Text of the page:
WSJ: Ostensibly, the great virtue of ethanol is that it represents a “sustainable,” environmentally friendly source of energy — a source that is literally homegrown rather than imported from such unstable places as Nigeria or Iran.

    NCGA: Yes, ethanol is a sustainable, renewable, environmentally friendly, domestically produced form of energy.

    WSJ: …federal and state subsidies for ethanol ran to about $6 billion last year, equivalent to roughly half its wholesale market price. Ethanol gets a 51-cent a gallon domestic subsidy, and there’s another 54-cent a gallon tariff applied at the border against imported ethanol.

    NCGA: The 51-cent “subsidy” is an excise tax exemption that does not go to corn growers or ethanol plants; it goes to the blenders of fuels. It is more accurately a “blender’s credit” put in place by Congress to encourage the blenders to use ethanol because the blenders are primarily the oil industry and would not and will not voluntarily use ethanol because it is not their product. The “tariff” mentioned is in fact a secondary, offsetting duty to prevent U.S. taxpayers from providing an incentive to use Brazilian ethanol, heavily subsidized by its government.

    WSJ: That’s also why the percentage of the U.S. corn crop devoted to ethanol has risen to 20% from 3% in just five years, or about 8.6 million acres of farmland. Reaching the President’s target of 35 billion gallons of renewable and alternative fuels by 2017 would, at present corn yields, require the entire U.S. corn harvest.

    NCGA: It was not proposed that the entire 35 billion gallon target come from ethanol or from corn-derived fuel. However, NCGA has suggested that, given projected trend-line advances in corn and ethanol yields, 15 billion gallons of ethanol may be produced by 2015, utilizing approximately 5 billion bushels of a 15 billion bushel crop (33 percent).

    WSJ: …the price of corn rose nearly 80% in 2006 alone. Corn growers and their Congressmen love this, and naturally they are planting as much as they can.

    NCGA: Prior to the recent increase, corn prices have been depressed for the last five years because of rising productivity and production. In 2006, acres planted to corn dropped by nearly 4 million acres reflecting low prices and high inputs. There is a lot of volatility in agriculture. Today’s prices are simply an example of the market place working. However, today’s prices will not likely last. Farmers will respond in 2007 to market signals and prices will moderate. That is the way the market works. Recall that prices in the countryside were well below $2 per bushel less than a year ago.

    WSJ: Yet for those of us who like our corn flakes in the morning, the higher price isn’t such good news.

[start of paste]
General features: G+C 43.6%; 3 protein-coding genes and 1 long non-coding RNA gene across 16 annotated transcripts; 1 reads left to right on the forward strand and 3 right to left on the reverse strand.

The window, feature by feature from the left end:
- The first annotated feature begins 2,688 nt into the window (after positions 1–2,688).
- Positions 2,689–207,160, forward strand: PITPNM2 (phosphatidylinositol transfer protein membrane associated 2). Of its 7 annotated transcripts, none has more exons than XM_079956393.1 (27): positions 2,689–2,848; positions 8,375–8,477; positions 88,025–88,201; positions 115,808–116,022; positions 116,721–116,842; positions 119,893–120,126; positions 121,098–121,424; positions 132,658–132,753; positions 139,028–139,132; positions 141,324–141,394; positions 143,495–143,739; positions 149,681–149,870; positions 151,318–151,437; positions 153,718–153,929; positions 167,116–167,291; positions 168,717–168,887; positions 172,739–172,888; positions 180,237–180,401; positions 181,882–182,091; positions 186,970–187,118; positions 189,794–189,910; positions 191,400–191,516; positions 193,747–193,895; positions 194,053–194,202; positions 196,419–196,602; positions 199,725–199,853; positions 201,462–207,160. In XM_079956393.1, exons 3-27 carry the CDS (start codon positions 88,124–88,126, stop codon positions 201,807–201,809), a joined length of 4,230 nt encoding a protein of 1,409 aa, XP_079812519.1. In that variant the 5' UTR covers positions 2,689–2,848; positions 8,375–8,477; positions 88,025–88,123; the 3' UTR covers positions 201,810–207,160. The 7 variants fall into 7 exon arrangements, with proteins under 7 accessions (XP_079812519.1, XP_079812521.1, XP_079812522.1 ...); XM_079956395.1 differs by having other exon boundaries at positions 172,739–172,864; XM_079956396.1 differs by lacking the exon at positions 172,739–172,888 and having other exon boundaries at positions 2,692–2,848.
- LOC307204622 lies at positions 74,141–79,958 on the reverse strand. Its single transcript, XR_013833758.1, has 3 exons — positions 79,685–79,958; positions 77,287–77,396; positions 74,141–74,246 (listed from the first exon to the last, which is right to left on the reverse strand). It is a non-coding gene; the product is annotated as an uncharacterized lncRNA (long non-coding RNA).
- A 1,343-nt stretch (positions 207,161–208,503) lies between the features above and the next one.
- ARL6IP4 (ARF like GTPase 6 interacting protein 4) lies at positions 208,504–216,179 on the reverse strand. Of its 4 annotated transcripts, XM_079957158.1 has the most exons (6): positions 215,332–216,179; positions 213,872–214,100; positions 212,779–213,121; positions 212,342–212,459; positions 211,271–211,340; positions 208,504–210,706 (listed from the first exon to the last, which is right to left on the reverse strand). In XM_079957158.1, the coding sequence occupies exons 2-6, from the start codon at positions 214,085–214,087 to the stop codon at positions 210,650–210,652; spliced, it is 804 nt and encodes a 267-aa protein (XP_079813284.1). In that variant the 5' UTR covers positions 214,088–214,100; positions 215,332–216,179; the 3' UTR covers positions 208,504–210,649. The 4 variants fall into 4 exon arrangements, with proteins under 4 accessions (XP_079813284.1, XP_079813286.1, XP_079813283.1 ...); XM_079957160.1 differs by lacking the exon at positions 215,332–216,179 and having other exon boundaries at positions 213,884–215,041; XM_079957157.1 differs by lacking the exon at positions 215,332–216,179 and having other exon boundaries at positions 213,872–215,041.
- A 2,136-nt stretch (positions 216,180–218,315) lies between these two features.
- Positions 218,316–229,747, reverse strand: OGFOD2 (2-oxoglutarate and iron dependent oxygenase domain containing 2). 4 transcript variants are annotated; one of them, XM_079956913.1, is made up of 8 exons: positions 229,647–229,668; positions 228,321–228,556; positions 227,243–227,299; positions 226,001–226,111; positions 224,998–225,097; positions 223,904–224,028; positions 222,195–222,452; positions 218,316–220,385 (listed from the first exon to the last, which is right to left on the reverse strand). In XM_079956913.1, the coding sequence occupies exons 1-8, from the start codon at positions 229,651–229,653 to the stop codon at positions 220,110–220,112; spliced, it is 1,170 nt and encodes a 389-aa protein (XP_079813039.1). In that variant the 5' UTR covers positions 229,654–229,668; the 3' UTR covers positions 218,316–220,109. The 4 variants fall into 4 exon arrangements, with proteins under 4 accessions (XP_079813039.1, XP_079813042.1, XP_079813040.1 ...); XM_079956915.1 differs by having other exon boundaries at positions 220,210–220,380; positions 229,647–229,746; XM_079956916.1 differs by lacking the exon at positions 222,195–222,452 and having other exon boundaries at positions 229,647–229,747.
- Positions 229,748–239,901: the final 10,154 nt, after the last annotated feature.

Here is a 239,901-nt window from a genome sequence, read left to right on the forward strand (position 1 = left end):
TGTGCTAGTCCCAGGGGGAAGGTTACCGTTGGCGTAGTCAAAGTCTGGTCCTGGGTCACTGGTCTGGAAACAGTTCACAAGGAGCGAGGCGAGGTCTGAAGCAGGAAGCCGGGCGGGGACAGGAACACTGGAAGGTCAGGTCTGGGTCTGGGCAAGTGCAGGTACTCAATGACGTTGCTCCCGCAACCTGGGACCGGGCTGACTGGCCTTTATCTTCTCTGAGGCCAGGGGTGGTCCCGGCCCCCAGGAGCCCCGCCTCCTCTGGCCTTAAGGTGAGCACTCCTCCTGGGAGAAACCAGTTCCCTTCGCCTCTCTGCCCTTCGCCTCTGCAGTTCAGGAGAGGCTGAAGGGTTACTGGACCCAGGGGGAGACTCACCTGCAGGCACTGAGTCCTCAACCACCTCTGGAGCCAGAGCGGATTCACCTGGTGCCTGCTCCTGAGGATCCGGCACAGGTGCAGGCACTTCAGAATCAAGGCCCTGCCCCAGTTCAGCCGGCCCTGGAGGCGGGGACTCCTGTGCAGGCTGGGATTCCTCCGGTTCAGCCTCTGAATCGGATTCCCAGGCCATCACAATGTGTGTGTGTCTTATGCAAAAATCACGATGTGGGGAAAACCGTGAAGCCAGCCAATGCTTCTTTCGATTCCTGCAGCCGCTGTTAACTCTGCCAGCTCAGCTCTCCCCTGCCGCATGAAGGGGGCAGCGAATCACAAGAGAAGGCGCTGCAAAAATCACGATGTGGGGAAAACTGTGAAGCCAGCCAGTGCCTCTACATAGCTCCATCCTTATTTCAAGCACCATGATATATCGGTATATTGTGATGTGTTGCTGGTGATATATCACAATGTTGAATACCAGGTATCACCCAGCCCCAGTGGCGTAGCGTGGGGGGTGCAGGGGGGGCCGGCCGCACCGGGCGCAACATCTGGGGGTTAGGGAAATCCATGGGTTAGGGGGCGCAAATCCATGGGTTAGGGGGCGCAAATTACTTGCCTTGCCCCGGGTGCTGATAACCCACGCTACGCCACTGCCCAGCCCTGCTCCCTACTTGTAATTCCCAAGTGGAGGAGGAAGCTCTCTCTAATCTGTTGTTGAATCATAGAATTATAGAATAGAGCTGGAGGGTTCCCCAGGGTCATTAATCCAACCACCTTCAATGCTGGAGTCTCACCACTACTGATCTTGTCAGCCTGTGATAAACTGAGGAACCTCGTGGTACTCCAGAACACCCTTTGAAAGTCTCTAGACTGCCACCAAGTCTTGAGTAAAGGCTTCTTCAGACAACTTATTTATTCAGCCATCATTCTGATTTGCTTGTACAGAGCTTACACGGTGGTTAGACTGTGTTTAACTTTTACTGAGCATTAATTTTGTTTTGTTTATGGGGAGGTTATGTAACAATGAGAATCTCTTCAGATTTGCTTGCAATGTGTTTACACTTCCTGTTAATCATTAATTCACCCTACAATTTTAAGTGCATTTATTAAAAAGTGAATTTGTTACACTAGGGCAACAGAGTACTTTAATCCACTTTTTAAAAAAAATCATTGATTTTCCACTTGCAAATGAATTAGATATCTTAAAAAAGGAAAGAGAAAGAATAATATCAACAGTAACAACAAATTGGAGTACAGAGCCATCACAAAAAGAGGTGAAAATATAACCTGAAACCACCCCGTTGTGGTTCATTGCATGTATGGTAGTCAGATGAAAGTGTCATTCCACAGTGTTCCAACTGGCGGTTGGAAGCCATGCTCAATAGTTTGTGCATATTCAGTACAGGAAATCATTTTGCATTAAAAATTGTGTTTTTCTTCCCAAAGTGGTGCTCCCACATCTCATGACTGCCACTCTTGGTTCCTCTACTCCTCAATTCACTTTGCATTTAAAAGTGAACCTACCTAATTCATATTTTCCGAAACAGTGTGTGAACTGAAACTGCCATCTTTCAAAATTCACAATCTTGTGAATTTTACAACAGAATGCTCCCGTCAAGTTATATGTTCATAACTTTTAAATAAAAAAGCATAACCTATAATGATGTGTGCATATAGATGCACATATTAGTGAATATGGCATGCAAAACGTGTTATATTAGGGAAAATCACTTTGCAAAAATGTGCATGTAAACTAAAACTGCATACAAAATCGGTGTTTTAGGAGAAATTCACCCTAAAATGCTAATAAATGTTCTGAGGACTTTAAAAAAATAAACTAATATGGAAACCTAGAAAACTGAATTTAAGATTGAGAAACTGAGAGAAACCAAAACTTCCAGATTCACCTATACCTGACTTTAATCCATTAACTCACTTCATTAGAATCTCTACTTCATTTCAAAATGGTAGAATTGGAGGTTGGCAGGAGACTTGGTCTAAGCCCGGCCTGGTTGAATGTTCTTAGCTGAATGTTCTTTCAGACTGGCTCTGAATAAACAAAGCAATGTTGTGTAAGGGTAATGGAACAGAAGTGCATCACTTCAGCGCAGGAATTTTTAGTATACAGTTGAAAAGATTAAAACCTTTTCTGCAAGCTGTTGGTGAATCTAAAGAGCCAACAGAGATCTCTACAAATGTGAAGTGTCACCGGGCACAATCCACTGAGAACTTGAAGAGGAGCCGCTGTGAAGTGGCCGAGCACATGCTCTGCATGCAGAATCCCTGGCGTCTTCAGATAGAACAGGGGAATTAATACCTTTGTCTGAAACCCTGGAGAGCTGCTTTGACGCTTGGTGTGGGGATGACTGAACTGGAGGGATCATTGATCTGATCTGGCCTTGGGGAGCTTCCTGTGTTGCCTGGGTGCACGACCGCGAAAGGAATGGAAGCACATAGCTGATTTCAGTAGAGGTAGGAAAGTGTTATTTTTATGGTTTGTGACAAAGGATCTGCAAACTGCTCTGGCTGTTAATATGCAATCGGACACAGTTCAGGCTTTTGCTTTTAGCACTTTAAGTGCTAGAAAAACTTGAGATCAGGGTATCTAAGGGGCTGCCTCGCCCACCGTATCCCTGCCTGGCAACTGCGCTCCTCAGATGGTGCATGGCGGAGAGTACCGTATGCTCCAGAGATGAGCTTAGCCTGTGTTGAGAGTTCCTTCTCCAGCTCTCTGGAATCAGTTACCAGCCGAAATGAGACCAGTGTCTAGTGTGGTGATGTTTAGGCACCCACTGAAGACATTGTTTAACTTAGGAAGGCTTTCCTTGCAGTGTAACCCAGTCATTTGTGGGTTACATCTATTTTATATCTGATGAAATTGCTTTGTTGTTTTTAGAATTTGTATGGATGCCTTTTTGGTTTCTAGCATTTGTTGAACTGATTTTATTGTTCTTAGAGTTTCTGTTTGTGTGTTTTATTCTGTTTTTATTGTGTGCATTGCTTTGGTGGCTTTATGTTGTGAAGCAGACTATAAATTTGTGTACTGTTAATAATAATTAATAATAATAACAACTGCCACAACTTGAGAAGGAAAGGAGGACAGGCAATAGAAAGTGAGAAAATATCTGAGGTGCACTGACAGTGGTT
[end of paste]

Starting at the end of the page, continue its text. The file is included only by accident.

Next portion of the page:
NCGA: Retail food prices are almost totally insulated from the price of corn. When corn is $4 a bushel, the value of corn in a box of corn flakes is less than 10 cents. We don’t think that the WSJ editors are going to go hungry because that’s a nickel more than a year ago.

    WSJ: It’s even worse for cattle, poultry and hog farmers trying to adjust to suddenly exorbitant prices for feed corn — to pick just one industry example. The price of corn is making America’s meat-packing industries, which are major exporters, less competitive.
    NCGA: The livestock and poultry industry has its own cycles and price swings. Over the last five years farm-gate corn prices and retail meat prices are decoupled, with literally no correlation between the two. In contrast, the increase in gas and oil prices of the last three years has been much larger and had a much more significant negative impact on consumers and food prices and our economy.

    WSJ: In Mexico, the price of corn tortillas — the dietary staple of the country’s poorest — has risen by about 30% in recent months, leading to widespread protests and price controls. In China, the government has put a halt to ethanol-plant construction for the threat it poses to the country’s food security. Thus is a Beltway fad translated into Third
    World woes.

    NCGA: Given China’s closed, communist system it cannot be accurately stated if ethanol-plant construction has been halted, much less that it has due to food prices. As to Mexico, it is true that our southern neighbor imports significant quantities of corn from the United States. However, tortillas are primarily made from white corn, while the United States primarily exports yellow corn for livestock feed use. Mexico has a tariff-rate quota system and requires licenses for corn imports. It has restricted the import of white corn to keep local prices for their domestic white corn producers high. Yellow corn and white corn are normally kept in separate channels. While it is true that the higher
    prices of yellow corn in the U.S. have had an impact on domestic corn prices in Mexico, most of the current issue can be traced to Mexico’s handling of its domestic subsidies and its corn licensing system. Ironically, it was just last year that the WSJ was taking U.S. corn producers to task over low corn prices in the U.S. putting Mexican farmers out of business. We just can’t seem to win.

    WSJ: As for the environmental impact, well, where do we begin? As an oxygenate, ethanol increases the level of nitrous oxides in the atmosphere and thus causes smog.